National Stud
The gates of the National Stud remain closed following the discovery. Image © Alarnsen, licensed under CC BY-SA 4.0.

The National Stud breeding site in Newmarket has been closed following the discovery of a neurological herpes virus infection.

The virus was found at an isolation unit in a maiden filly that arrived from France on 20 January and had been fully vaccinated.

Five stallions are currently based at the 500-acre National Stud, which is situated on the outskirts of Newmarket and supports the thoroughbred breeding industry.

Every precaution taken

Roly Owers
Roly Owers.

Brian O’Rourke, managing director of the National Stud, told BBC Radio Cambridgeshire: “This is an isolation unit and we’ve taken every necessary precaution.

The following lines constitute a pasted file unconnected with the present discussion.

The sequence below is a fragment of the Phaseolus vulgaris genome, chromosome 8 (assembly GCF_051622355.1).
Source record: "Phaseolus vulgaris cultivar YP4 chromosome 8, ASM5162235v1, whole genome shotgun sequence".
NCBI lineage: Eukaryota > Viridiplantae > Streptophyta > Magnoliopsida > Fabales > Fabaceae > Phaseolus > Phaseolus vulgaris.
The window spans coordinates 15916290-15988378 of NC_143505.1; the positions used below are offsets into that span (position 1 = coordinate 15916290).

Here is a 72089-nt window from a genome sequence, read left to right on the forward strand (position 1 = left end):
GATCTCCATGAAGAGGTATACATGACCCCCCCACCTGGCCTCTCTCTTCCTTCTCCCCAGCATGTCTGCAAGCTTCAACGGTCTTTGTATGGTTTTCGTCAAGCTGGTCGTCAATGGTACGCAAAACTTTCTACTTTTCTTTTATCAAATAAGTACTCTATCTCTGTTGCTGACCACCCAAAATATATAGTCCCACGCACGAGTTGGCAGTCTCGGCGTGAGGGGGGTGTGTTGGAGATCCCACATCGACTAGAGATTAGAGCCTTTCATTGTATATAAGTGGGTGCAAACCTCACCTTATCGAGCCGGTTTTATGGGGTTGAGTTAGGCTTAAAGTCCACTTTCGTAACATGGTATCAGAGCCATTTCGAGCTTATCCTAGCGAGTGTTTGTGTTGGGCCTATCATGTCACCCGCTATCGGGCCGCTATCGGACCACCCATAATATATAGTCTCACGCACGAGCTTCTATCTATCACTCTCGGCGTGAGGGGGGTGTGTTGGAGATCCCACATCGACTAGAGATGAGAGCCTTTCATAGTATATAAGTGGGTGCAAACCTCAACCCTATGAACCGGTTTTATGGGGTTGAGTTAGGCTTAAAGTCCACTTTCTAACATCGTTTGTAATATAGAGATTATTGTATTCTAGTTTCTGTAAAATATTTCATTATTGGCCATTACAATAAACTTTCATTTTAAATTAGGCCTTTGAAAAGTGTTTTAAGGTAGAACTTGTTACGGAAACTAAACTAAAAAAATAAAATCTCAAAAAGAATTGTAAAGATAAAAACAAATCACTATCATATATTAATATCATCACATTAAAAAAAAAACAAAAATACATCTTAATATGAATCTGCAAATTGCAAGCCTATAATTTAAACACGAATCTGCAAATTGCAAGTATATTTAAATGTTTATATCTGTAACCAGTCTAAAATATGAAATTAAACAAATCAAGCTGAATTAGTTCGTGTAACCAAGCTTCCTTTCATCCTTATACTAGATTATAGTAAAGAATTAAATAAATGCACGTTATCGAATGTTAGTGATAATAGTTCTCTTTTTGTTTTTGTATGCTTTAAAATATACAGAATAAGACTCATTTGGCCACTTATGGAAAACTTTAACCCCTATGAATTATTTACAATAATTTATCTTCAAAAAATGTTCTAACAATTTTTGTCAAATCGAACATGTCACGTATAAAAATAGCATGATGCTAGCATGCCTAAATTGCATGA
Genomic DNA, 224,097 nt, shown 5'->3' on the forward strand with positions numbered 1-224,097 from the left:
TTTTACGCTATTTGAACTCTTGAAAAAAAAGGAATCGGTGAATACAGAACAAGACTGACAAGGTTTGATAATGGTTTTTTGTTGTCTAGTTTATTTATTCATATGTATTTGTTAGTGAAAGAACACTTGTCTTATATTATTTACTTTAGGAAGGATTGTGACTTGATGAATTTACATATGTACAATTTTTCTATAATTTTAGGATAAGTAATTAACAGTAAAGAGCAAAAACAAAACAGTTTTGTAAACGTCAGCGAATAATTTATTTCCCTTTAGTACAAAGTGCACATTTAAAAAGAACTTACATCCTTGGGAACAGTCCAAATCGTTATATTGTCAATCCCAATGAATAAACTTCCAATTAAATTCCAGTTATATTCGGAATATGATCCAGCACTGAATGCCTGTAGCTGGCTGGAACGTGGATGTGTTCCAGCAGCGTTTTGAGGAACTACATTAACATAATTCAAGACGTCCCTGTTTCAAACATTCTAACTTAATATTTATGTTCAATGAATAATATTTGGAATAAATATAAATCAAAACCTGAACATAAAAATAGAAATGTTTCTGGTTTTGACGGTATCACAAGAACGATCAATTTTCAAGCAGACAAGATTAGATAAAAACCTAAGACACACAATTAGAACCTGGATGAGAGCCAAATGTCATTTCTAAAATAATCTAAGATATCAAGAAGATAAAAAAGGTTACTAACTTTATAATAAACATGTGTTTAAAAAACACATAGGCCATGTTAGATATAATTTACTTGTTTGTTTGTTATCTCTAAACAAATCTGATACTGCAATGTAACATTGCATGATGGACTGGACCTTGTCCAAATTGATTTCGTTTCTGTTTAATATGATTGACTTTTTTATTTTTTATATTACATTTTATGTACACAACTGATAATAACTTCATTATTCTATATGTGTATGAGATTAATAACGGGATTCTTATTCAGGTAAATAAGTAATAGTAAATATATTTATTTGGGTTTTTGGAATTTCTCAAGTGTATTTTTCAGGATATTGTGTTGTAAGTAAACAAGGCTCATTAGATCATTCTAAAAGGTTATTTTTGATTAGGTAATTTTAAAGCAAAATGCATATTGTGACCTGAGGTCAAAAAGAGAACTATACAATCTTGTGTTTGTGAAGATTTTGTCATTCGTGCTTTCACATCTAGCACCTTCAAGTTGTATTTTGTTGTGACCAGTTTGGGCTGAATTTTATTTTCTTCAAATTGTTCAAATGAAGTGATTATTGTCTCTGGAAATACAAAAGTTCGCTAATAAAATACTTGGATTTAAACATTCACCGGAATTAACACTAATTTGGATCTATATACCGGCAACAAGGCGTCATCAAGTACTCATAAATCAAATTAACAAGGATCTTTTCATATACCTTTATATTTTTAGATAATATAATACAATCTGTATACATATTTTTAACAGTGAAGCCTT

“That one isolation unit is shut down for 30 days automatically. The staff at the unit do not go to the main farm, which is a good mile and a half from the isolation unit.

“We are hopeful if we have no more setbacks, hopefully with consultation with a team of vets and the Animal Health Trust, we’ve got a second gate we might be able to open up the Stud in time for the start of the breeding season around 15 February.”

World Horse Welfare chief executive Roly Owers said: “There is also a less common neurological form of the disease that can vary from mild incoordination to total paralysis and can be fatal. The virus can spread rapidly, which is why isolation is so important.”

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